By Michael Roberts | posted on September 11, 2020
WHILE life is blissfully normal for the majority of Western Australians post the height of the COVID-19 pandemic, there are still tens of thousands of Aussies stuck overseas not knowing when they will get home.
Albany born and raised Henry Robinson was one of about 23,000 citizens on the waiting list for a flight back to Australia until he and his fiancee Caity managed to secure a plane trip to Perth last week.
Speaking to the Weekender on his sixth day in hotel quarantine, Mr Robinson said it was a bizarre feeling having to justify why he should return to WA.
“It was far from simple and incredibly stressful,” he said.
“We had four sets of flights cancelled. They didn’t approve Caity’s application to come home until 48-hours out from when we flew.”
Mr Robinson, who was temporarily living in London for work, said it hadn’t been practical to immediately leave his job and return before strict border rules came into place.
“As a country, Australia didn’t want everyone overseas getting home at once because it wouldn’t have worked,” he said.
“People like me stayed and kept their jobs, secured new employment in Australia and then moved back.
“Whereas if I’d packed up and left straight away, I would have been coming back unemployed. I would have been more of a burden.”
The project consultant said he felt incredibly lucky to be back in WA but questioned whether people stranded overseas were getting help.
“One of my friends in the UK had a premature baby and he hasn’t been able to get home,” he said.
“If I could have swapped with him, I would have, but it’s not set up that way.
“Our plane had 29 people on it and there’s a list of thousands of people wanting to come home and there’s not a lot they can do.”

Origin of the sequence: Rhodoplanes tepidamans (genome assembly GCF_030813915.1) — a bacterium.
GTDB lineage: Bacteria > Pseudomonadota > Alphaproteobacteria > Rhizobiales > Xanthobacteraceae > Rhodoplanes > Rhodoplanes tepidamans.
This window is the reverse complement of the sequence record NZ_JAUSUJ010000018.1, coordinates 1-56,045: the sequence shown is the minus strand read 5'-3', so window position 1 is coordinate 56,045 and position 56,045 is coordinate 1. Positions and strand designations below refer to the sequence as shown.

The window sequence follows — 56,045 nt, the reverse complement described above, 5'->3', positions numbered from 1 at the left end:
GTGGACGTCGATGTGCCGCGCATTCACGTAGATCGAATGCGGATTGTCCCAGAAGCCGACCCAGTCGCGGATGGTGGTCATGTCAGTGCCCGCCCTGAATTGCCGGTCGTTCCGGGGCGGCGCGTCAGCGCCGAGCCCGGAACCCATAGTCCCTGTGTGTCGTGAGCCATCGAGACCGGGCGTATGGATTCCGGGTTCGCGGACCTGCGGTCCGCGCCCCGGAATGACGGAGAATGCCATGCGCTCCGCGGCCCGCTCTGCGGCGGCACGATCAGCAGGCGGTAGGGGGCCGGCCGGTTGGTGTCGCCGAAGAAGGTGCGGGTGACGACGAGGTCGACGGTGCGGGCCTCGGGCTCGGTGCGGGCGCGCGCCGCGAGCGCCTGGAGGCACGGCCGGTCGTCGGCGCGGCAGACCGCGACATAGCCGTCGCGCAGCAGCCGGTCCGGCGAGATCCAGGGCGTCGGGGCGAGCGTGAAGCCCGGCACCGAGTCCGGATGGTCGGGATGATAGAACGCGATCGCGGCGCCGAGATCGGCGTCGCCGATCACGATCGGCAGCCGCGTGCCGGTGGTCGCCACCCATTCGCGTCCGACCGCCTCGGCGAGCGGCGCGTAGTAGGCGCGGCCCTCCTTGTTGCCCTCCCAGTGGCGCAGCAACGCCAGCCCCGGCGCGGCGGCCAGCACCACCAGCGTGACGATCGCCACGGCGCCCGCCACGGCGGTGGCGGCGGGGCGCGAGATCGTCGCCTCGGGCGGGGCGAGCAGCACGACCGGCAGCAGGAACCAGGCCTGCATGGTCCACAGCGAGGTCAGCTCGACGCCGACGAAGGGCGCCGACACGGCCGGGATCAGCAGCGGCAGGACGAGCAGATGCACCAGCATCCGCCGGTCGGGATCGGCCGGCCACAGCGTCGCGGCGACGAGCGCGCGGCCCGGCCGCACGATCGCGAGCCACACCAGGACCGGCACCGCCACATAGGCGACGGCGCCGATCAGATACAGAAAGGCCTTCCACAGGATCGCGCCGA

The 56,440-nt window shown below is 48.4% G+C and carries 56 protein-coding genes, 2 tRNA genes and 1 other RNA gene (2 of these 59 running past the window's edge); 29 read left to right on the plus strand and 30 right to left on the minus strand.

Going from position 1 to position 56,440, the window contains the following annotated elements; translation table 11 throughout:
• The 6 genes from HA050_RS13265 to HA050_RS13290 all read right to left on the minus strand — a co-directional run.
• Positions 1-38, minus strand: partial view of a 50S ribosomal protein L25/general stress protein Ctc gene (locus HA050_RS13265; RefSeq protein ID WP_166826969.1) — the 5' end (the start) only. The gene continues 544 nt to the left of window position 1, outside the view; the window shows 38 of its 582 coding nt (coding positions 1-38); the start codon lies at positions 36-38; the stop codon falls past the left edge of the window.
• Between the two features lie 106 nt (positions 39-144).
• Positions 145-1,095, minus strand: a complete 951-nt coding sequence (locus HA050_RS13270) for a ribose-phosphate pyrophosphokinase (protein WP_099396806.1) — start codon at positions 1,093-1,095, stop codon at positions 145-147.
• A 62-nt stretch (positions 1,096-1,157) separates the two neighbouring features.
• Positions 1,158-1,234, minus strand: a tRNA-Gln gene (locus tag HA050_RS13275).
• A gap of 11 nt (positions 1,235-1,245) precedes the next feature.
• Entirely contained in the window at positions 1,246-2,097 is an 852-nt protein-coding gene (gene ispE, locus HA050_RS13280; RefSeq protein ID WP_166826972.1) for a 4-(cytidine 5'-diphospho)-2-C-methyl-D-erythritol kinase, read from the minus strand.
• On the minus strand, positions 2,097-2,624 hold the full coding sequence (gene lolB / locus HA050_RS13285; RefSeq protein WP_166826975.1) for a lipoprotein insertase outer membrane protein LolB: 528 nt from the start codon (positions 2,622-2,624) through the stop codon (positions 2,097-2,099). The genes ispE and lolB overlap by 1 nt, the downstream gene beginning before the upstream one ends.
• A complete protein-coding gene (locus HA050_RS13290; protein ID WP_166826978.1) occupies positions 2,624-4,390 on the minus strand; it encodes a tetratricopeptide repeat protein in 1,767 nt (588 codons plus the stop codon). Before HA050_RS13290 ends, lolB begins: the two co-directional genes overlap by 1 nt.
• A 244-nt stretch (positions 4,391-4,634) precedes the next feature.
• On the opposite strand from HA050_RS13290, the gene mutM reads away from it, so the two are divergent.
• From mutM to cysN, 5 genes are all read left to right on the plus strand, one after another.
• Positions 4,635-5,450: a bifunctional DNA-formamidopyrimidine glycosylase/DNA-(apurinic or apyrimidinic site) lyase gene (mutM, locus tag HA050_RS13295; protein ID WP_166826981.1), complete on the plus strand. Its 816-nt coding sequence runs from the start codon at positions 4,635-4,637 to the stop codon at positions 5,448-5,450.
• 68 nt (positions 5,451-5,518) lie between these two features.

International arrivals into Australia were slashed to just over 1,870 people per week in July after State and Territory governments complained their hotel quarantine resources were being stretched too far.
Until October 24, only 525 international passenger arrivals are allowed into Perth every seven days.
Mr Robinson said he didn’t want to come off as whingy or preachy but implored Western Australians to be a little more empathetic to those without a way to get home.
“There are heaps of young Aussies over there who don’t have money to bail them out,” he said.
“Perth isn’t used to dealing with some of the horrible things that other countries have to. We are so lucky, and sometimes because of that we struggle to empathise with people going through a tough time.
“It’s not about complaining or whinging, we just have a duty to be better.”
After a 14-day quarantine in Perth, Mr Robinson said he was most looking forward to going for a swim in the ocean and giving his mum a hug.
“Being an Albany boy, the cold weather and wind doesn’t bother me, so I’m going to be straight in the water no matter the conditions,” he said.